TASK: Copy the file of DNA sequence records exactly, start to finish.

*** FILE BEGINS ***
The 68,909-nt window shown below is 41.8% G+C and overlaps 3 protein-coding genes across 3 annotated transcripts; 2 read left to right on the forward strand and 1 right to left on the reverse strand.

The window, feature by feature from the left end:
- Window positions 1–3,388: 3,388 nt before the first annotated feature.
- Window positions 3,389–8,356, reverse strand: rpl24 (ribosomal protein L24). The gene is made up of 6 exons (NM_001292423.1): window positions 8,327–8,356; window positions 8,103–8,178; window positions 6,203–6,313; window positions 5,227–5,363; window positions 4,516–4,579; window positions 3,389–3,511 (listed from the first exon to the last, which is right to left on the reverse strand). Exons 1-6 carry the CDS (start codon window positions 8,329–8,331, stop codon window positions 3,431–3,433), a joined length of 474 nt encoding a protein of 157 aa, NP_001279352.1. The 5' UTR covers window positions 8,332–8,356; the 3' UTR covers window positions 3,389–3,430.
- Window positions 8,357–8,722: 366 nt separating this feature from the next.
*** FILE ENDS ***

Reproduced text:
The 68,909-nt window shown below is 41.8% G+C and overlaps 3 protein-coding genes across 3 annotated transcripts; 2 read left to right on the forward strand and 1 right to left on the reverse strand.

The window, feature by feature from the left end:
- Window positions 1–3,388: 3,388 nt before the first annotated feature.
- Window positions 3,389–8,356, reverse strand: rpl24 (ribosomal protein L24). The gene is made up of 6 exons (NM_001292423.1): window positions 8,327–8,356; window positions 8,103–8,178; window positions 6,203–6,313; window positions 5,227–5,363; window positions 4,516–4,579; window positions 3,389–3,511 (listed from the first exon to the last, which is right to left on the reverse strand). Exons 1-6 carry the CDS (start codon window positions 8,329–8,331, stop codon window positions 3,431–3,433), a joined length of 474 nt encoding a protein of 157 aa, NP_001279352.1. The 5' UTR covers window positions 8,332–8,356; the 3' UTR covers window positions 3,389–3,430.
- Window positions 8,357–8,722: 366 nt separating this feature from the next.